Top Questions Heading Into Ravens Rookie Minicamp

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With the draft over, the Ravens 2019 rookie class is eager to hit the field.

Rookie minicamp will be held Friday and Saturday at the Under Armour Performance Center, the first chance for the newcomers to make an on-field impression. Wide receiver Marquise “Hollywood” Brown is still recovering from Lisfranc foot surgery that will sideline the Ravens’ first-round pick, but other draft picks and undrafted rookies will begin to compete for roster spots and playing time.

Here are some top questions for rookie minicamp:

Can Trace McSorley begin to show he can play a meaningful role?

The Ravens drafted McSorley in the sixth-round primarily as a quarterback prospect, but they were also intrigued by his athleticism and versatility. With Lamar Jackson entrenched as the starting quarterback, backed up by veteran Robert Griffin III, perhaps McSorley’s best path to making the 53-man roster is to prove he can contribute as a hybrid offensive weapon, and on special teams.

Is Justice Hill going to be part of the running back rotation?

It’s much too early to determine what Hill’s exact role will be. However, it’s not too early to get a read on Hill’s pass-catching ability, and to see how much his 4.4 speed stands out on the field.

Where does Miles Boykin fit among the wide receivers?

Drafting Brown got more attention, but how Boykin develops as a wide receiver will be important for this season and beyond. Boykin can do at least two things to improve his chances to be an impact rookie – avoid drops, and learn the offense quickly.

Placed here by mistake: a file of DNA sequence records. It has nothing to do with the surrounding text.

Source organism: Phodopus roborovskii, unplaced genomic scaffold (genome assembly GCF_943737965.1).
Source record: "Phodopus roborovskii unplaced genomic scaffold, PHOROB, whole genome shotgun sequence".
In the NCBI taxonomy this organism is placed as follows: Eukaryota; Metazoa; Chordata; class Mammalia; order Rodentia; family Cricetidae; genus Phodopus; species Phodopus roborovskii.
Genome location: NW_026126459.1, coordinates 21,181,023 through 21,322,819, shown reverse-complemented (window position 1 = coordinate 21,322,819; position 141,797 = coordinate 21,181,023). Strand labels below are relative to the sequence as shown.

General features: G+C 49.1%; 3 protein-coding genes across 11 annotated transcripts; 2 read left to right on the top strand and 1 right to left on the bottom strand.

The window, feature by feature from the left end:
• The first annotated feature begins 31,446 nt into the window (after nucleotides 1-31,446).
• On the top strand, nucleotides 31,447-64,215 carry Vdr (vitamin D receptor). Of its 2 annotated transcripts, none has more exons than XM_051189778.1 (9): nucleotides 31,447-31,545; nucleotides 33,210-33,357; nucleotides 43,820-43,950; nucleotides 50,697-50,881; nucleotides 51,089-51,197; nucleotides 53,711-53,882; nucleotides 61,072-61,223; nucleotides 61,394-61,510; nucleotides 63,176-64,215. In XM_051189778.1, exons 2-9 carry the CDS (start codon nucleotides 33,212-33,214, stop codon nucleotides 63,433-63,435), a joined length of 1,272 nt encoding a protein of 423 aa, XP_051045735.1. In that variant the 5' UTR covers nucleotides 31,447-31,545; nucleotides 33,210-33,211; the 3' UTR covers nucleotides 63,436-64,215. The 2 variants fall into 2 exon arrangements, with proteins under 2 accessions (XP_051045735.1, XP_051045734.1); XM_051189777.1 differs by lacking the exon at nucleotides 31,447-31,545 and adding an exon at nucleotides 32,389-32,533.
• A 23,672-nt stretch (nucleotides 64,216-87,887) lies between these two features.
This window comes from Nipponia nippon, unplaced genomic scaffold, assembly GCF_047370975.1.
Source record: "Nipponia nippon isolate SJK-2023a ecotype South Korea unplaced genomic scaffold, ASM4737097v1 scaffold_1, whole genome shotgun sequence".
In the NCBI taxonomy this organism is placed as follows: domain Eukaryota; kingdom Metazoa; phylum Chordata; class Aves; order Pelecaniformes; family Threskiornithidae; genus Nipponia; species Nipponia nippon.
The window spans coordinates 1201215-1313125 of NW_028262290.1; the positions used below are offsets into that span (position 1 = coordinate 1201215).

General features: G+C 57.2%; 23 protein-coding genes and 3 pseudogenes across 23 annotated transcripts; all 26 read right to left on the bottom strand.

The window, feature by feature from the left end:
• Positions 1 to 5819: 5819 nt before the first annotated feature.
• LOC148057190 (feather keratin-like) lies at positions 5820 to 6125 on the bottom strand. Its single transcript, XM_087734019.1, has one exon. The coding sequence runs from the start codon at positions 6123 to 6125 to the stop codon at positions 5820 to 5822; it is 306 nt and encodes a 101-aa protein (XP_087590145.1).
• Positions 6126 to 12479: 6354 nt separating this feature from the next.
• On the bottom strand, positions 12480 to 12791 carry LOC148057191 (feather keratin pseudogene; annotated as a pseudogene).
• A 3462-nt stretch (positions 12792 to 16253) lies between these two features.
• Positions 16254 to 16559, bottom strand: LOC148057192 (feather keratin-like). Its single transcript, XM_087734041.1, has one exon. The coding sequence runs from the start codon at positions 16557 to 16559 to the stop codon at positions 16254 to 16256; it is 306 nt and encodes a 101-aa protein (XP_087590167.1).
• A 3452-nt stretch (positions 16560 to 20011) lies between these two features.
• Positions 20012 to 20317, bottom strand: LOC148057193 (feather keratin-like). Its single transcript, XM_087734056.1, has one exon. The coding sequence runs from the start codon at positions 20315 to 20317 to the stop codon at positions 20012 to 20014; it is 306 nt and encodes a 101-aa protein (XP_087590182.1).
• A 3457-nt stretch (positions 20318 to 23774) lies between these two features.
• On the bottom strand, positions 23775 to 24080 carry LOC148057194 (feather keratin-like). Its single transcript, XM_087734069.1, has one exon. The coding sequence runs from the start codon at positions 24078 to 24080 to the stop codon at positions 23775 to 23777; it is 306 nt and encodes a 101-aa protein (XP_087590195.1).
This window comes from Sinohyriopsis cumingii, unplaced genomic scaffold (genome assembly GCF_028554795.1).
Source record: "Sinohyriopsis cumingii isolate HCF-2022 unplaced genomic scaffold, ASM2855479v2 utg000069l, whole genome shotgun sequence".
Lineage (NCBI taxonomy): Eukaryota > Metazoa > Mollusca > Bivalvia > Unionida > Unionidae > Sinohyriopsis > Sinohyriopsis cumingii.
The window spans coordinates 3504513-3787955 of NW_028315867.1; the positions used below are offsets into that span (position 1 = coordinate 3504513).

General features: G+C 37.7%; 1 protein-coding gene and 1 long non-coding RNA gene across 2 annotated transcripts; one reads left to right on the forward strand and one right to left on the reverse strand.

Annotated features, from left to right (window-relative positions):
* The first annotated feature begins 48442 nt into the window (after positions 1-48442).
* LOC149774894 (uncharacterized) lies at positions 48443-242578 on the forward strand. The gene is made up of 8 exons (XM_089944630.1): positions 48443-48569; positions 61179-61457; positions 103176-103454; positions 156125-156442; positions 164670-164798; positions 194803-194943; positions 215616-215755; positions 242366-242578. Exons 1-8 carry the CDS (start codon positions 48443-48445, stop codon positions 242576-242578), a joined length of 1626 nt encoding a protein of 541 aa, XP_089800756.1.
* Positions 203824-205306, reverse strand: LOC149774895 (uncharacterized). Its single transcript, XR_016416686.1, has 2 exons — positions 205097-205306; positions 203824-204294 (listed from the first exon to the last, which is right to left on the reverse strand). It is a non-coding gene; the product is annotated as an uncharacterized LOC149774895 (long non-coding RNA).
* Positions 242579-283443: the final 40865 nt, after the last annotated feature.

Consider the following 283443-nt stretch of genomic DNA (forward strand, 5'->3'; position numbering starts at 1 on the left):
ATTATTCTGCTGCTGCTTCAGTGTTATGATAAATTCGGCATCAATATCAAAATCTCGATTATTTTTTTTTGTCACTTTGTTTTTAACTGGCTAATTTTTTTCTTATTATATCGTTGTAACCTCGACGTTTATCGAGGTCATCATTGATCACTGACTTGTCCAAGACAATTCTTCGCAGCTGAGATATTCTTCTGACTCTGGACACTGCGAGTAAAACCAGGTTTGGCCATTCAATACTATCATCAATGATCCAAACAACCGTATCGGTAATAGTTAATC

Will Ben Powers be a plug-and-play rookie at left guard?

Drafting Powers in the fourth round puts him in the mix to earn a starting role as a rookie, like Orlando Brown Jr. did last season at right tackle. More will be learned about Powers during training camp, when the pads come on and the hitting gets ferocious. James Hurst and Alex Lewis will also compete for the starting left guard job this summer, but Powers wants to be another draft pick from Oklahoma who helps the Ravens immediately.

Can Jaylon Ferguson learn the subtleties it takes to become an elite NFL pass rusher?

The Ravens needed pass-rushing help after losing Terrell Suggs and Za’Darius Smith in free agency, and drafting Ferguson in the third round was their response. Ferguson led college football with 17 ½ sacks last season, and he’s a superb athlete at 6-foot-5, 271 pounds, with the size and strength to be a solid run defender as well as a pass rusher. However, Ferguson will compete against top offensive linemen in the NFL who are better than the competition he saw at Louisiana Tech. It will be harder for Ferguson to live up to the “Sack Daddy” nickname he earned in college, and he will need more tricks in his tool box. This camp will begin that process.

Which undrafted rookies will make the roster?

Finding talented undrafted rookies is what the Ravens do. They have kept at least one undrafted rookie on their 53-man roster for 15 straight years, including key current players like kicker Justin Tucker, long snapper Morgan Cox, inside linebacker Patrick Onwuasor, defensive tackle Michael Pierce, center Matt Skura and fullback Patrick Ricard.

It’s likely the Ravens will keep at least one undrafted free agent again, and this camp is a golden opportunity for players snubbed in the draft to make a positive first impression.

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